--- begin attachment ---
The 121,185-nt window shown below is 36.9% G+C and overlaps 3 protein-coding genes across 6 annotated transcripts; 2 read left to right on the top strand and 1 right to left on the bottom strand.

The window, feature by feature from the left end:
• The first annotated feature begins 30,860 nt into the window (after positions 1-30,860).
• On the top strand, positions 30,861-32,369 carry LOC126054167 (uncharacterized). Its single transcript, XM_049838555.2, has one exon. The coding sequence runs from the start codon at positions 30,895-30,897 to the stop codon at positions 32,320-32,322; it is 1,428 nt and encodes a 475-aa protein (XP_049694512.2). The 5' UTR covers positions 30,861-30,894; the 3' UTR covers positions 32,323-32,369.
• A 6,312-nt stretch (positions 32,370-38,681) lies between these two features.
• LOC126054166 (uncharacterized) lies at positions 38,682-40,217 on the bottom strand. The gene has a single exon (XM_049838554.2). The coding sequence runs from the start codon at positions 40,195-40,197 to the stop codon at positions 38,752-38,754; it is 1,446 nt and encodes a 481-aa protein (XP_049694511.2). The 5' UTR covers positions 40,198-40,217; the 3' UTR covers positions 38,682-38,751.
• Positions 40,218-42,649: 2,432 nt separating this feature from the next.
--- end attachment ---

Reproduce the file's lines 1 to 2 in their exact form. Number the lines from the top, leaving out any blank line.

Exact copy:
The 121,185-nt window shown below is 36.9% G+C and overlaps 3 protein-coding genes across 6 annotated transcripts; 2 read left to right on the top strand and 1 right to left on the bottom strand.

The window, feature by feature from the left end: